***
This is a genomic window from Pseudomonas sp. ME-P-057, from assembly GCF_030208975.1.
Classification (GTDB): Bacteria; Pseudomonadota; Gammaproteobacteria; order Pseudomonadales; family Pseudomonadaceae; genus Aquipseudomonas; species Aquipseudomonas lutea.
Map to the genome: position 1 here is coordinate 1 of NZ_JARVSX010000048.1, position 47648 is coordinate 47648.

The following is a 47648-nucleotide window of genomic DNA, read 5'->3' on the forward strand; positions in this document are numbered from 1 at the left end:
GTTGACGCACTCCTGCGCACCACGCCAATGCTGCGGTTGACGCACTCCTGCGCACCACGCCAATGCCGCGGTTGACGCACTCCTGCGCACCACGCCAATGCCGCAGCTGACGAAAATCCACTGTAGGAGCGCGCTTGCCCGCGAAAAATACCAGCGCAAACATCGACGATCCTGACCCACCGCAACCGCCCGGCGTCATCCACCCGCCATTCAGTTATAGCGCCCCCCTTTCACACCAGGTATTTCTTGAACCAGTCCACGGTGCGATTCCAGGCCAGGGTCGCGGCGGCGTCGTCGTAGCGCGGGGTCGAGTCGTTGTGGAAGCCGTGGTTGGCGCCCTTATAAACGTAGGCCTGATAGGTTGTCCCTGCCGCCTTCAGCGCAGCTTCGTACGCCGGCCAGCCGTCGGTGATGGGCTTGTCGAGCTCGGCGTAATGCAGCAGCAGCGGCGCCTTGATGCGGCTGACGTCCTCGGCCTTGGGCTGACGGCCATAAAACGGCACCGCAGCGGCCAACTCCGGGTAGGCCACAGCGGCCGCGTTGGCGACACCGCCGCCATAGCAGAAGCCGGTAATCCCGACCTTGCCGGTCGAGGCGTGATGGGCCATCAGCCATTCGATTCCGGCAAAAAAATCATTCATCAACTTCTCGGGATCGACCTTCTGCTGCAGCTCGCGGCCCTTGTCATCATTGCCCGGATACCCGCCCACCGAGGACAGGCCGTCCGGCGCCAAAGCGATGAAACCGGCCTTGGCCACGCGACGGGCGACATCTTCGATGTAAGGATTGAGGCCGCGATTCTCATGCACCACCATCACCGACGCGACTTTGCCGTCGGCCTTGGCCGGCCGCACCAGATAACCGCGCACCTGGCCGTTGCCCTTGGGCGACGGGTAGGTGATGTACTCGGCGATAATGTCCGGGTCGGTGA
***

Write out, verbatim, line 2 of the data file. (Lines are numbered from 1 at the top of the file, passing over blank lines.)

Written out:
Classification (GTDB): Bacteria; Pseudomonadota; Gammaproteobacteria; order Pseudomonadales; family Pseudomonadaceae; genus Aquipseudomonas; species Aquipseudomonas lutea.